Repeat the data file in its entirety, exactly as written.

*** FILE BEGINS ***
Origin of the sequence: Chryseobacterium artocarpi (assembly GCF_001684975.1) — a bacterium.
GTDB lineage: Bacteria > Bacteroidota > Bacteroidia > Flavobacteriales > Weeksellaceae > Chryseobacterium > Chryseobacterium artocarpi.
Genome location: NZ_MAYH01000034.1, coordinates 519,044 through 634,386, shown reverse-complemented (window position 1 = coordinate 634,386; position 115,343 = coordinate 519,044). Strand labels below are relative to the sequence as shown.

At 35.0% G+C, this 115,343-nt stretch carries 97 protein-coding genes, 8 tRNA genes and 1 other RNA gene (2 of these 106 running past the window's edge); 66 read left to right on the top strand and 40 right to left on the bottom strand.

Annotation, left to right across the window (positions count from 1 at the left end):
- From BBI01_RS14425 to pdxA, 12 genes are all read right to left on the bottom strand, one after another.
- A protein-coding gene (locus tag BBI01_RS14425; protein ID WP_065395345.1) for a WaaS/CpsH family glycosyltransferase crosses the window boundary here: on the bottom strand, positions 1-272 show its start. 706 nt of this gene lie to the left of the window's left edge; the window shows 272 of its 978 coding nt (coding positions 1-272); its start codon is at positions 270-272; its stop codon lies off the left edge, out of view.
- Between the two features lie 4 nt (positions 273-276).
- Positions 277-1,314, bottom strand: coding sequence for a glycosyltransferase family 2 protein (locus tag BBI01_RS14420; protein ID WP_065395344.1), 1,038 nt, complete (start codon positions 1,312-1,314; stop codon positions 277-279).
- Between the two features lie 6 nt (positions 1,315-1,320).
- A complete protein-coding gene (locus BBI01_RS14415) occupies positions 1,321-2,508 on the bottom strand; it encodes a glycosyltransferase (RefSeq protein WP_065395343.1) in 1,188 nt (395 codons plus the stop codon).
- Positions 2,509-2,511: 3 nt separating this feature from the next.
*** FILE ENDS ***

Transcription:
Origin of the sequence: Chryseobacterium artocarpi (assembly GCF_001684975.1) — a bacterium.
GTDB lineage: Bacteria > Bacteroidota > Bacteroidia > Flavobacteriales > Weeksellaceae > Chryseobacterium > Chryseobacterium artocarpi.
Genome location: NZ_MAYH01000034.1, coordinates 519,044 through 634,386, shown reverse-complemented (window position 1 = coordinate 634,386; position 115,343 = coordinate 519,044). Strand labels below are relative to the sequence as shown.

At 35.0% G+C, this 115,343-nt stretch carries 97 protein-coding genes, 8 tRNA genes and 1 other RNA gene (2 of these 106 running past the window's edge); 66 read left to right on the top strand and 40 right to left on the bottom strand.

Annotation, left to right across the window (positions count from 1 at the left end):
- From BBI01_RS14425 to pdxA, 12 genes are all read right to left on the bottom strand, one after another.
- A protein-coding gene (locus tag BBI01_RS14425; protein ID WP_065395345.1) for a WaaS/CpsH family glycosyltransferase crosses the window boundary here: on the bottom strand, positions 1-272 show its start. 706 nt of this gene lie to the left of the window's left edge; the window shows 272 of its 978 coding nt (coding positions 1-272); its start codon is at positions 270-272; its stop codon lies off the left edge, out of view.
- Between the two features lie 4 nt (positions 273-276).
- Positions 277-1,314, bottom strand: coding sequence for a glycosyltransferase family 2 protein (locus tag BBI01_RS14420; protein ID WP_065395344.1), 1,038 nt, complete (start codon positions 1,312-1,314; stop codon positions 277-279).
- Between the two features lie 6 nt (positions 1,315-1,320).
- A complete protein-coding gene (locus BBI01_RS14415) occupies positions 1,321-2,508 on the bottom strand; it encodes a glycosyltransferase (RefSeq protein WP_065395343.1) in 1,188 nt (395 codons plus the stop codon).
- Positions 2,509-2,511: 3 nt separating this feature from the next.